Eying 'Historic' Oscars Win, Palestinian Gets Cold Shoulder From Israeli Officials

No Receptions This Year for Film That Critiques Jewish State

The Envelope, Please: Director Emad Burnat, right, says it would be a historic day for Palestinians if ‘5 Broken Cameras,’ the film he made with Guy Davidi, wins an Oscar for best documentary.
academy awards
The Envelope, Please: Director Emad Burnat, right, says it would be a historic day for Palestinians if ‘5 Broken Cameras,’ the film he made with Guy Davidi, wins an Oscar for best documentary.

By Nathan Guttman

Published February 21, 2013.
  • Print
  • Share Share
  • Single Page

By the time Emad Burnat arrived at the reception for Oscar nominated documentary filmmakers, he’d been more than 24 hours on the road. His journey started off at him home village of Bilin in the West Bank, took him through roadblocks on the way to Jericho, hours of waiting at the border crossing to Jordan and from there a long flight to Los Angeles.

Burnat, who with Guy Davidi created ‘5 Broken Cameras,’ a documentary about life in a village next to the Israeli separation wall, is used to questioning and delays when travelling. But he did not expect another ordeal when entering the United States.

The filmmaker, on his way to attend the Oscar ceremony, was taken aside and questioned by immigration officers, who would not allow him to enter the United States without proving he was indeed an Oscar nominee. It took text messages to Michael Moore, who called top officials at the Academy of Motion Picture Arts and Sciences and friends at the State Department, to allow Burnat in.

“In other countries they have government representatives wait for the filmmakers at the airport with flowers,” Moore told reporters Wednesday night, “what are we afraid of?”

Burnat, however, did not allow the incident to dampen his enthusiasm.

“It was important for me to get here,” he said, “because this is the first Palestinian film that is nominated for an Oscar.” And if ‘5 Broken Cameras’ wins, Burnat said that would be “a historic day for the Palestinian people. We don’t have a state, but it will be a historic day.”

The question of whether Burnat and Davidi’s film is Israeli or Palestinian remains open, and its producers seem tired of discussing the issue.

Davidi, a Jewish Israeli who joined forces with Burnat’s attempt to document life under occupation, said he was taken aback by the criticism against the film in Israel.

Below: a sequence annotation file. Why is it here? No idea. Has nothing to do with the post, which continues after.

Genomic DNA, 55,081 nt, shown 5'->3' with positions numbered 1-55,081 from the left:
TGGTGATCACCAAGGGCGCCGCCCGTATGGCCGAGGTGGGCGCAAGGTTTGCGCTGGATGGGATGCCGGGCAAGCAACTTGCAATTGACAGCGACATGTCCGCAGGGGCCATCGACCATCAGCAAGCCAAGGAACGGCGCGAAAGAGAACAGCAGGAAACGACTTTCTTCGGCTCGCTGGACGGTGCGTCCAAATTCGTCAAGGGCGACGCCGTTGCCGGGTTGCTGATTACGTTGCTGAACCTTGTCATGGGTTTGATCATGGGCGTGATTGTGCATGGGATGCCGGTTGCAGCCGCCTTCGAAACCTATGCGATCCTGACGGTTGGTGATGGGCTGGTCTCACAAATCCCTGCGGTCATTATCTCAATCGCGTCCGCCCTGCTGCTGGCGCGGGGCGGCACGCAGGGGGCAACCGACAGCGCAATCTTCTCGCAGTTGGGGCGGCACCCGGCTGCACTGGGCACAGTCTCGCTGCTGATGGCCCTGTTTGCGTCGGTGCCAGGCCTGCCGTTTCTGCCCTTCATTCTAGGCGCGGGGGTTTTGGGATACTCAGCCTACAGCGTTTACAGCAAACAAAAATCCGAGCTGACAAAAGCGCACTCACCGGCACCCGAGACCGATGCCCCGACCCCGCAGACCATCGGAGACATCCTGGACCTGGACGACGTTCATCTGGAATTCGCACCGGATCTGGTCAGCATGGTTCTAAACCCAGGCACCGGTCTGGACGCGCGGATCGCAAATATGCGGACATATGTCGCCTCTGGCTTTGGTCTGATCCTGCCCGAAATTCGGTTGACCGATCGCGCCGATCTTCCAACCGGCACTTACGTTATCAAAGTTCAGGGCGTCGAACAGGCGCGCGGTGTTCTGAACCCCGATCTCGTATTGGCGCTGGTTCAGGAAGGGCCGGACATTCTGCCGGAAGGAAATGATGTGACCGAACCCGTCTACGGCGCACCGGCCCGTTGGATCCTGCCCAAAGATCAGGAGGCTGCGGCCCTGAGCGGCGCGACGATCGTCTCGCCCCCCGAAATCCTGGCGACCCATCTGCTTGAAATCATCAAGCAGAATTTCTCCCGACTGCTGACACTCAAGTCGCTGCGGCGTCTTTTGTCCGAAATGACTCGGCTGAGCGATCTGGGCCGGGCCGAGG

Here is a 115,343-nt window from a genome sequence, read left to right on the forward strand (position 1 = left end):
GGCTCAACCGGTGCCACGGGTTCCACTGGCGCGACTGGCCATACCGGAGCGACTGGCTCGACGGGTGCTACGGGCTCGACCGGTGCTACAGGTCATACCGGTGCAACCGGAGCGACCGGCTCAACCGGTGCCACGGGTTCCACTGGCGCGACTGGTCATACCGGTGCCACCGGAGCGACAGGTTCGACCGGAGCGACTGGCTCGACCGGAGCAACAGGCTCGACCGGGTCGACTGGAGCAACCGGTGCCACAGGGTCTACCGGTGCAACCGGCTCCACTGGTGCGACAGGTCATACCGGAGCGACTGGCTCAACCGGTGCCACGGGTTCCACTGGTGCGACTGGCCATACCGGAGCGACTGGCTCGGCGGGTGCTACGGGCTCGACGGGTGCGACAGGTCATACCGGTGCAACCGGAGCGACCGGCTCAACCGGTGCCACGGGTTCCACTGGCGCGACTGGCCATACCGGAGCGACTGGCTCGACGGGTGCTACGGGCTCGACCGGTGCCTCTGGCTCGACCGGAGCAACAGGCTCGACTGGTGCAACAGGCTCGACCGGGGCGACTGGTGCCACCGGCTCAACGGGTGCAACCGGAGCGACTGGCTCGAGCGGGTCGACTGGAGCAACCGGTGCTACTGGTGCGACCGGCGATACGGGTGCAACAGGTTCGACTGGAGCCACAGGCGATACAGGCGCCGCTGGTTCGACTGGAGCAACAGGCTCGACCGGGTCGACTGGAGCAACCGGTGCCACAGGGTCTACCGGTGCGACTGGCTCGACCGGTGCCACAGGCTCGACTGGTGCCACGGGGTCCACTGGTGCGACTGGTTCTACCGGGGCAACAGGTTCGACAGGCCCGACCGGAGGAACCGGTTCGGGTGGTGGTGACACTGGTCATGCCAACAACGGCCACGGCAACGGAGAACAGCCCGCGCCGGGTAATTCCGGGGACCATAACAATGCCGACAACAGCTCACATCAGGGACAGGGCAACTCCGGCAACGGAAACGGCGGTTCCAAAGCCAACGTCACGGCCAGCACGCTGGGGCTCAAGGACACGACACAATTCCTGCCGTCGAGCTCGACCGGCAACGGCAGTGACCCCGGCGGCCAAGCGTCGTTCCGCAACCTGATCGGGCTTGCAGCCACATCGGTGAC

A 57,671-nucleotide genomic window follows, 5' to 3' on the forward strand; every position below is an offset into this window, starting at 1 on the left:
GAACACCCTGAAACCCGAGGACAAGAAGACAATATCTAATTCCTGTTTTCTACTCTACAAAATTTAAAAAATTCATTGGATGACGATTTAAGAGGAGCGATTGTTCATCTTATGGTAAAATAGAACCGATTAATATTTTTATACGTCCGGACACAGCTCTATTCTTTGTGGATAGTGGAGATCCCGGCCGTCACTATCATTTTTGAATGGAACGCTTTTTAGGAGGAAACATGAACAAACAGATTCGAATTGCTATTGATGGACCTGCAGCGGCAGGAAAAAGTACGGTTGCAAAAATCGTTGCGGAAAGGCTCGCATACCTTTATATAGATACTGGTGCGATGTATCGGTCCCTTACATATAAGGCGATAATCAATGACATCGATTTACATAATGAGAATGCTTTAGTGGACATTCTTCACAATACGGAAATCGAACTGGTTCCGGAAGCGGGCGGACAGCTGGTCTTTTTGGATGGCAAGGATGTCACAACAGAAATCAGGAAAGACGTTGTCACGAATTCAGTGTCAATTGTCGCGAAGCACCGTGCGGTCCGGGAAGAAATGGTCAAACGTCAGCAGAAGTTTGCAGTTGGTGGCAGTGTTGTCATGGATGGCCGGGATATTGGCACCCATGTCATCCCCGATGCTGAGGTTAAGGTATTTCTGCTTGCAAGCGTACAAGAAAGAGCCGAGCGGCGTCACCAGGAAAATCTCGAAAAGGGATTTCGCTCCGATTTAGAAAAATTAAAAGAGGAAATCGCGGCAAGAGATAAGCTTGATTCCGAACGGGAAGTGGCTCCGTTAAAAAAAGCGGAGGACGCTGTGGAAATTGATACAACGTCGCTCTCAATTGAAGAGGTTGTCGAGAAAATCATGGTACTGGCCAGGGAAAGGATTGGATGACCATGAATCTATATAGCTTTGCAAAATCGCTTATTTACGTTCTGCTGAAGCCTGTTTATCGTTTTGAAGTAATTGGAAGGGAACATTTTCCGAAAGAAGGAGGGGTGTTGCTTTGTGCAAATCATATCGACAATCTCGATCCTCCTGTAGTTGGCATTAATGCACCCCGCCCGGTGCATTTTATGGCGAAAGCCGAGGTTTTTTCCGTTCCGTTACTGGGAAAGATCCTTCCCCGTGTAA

The Jewish Daily Forward welcomes reader comments in order to promote thoughtful discussion on issues of importance to the Jewish community. In the interest of maintaining a civil forum, The Jewish Daily Forwardrequires that all commenters be appropriately respectful toward our writers, other commenters and the subjects of the articles. Vigorous debate and reasoned critique are welcome; name-calling and personal invective are not. While we generally do not seek to edit or actively moderate comments, our spam filter prevents most links and certain key words from being posted and The Jewish Daily Forward reserves the right to remove comments for any reason.





Find us on Facebook!
  • How about a side of Hitler with your spaghetti?
  • Why "Be fruitful and multiply" isn't as simple as it seems:
  • William Schabas may be the least of Israel's problems.
  • You've heard of the #IceBucketChallenge, but Forward publisher Sam Norich has something better: a #SoupBucketChallenge (complete with matzo balls!) Jon Stewart, Sarah Silverman & David Remnick, you have 24 hours!
  • Did Hamas just take credit for kidnapping the three Israeli teens?
  • "We know what it means to be in the headlines. We know what it feels like when the world sits idly by and watches the news from the luxury of their living room couches. We know the pain of silence. We know the agony of inaction."
  • When YA romance becomes "Hasidsploitation":
  • "I am wrapping up the summer with a beach vacation with my non-Jewish in-laws. They’re good people and real leftists who try to live the values they preach. This was a quality I admired, until the latest war in Gaza. Now they are adamant that American Jews need to take more responsibility for the deaths in Gaza. They are educated people who understand the political complexity, but I don’t think they get the emotional complexity of being an American Jew who is capable of criticizing Israel but still feels a deep connection to it. How can I get this across to them?"
  • “'I made a new friend,' my son told his grandfather later that day. 'I don’t know her name, but she was very nice. We met on the bus.' Welcome to Israel."
  • A Jewish female sword swallower. It's as cool as it sounds (and looks)!
  • Why did David Menachem Gordon join the IDF? In his own words: "The Israel Defense Forces is an army that fights for her nation’s survival and the absence of its warriors equals destruction from numerous regional foes. America is not quite under the threat of total annihilation… Simply put, I felt I was needed more in Israel than in the United States."
  • Leonard Fein's most enduring legacy may be his rejection of dualism: the idea that Jews must choose between assertiveness and compassion, between tribalism and universalism. Steven M. Cohen remembers a great Jewish progressive:
  • BREAKING: Missing lone soldier David Menachem Gordon has been found dead in central Israel. The Ohio native was 21 years old.
  • “They think they can slap on an Amish hat and a long black robe, and they’ve created a Hasid." What do you think of Hollywood's portrayal of Hasidic Jews?
  • “I’ve been doing this since I was a teenager. I didn’t think I would have to do it when I was 90.” Hedy Epstein fled Nazi Germany in 1933 on a Kinderstransport.
  • from-cache

Would you like to receive updates about new stories?




















We will not share your e-mail address or other personal information.

Already subscribed? Manage your subscription.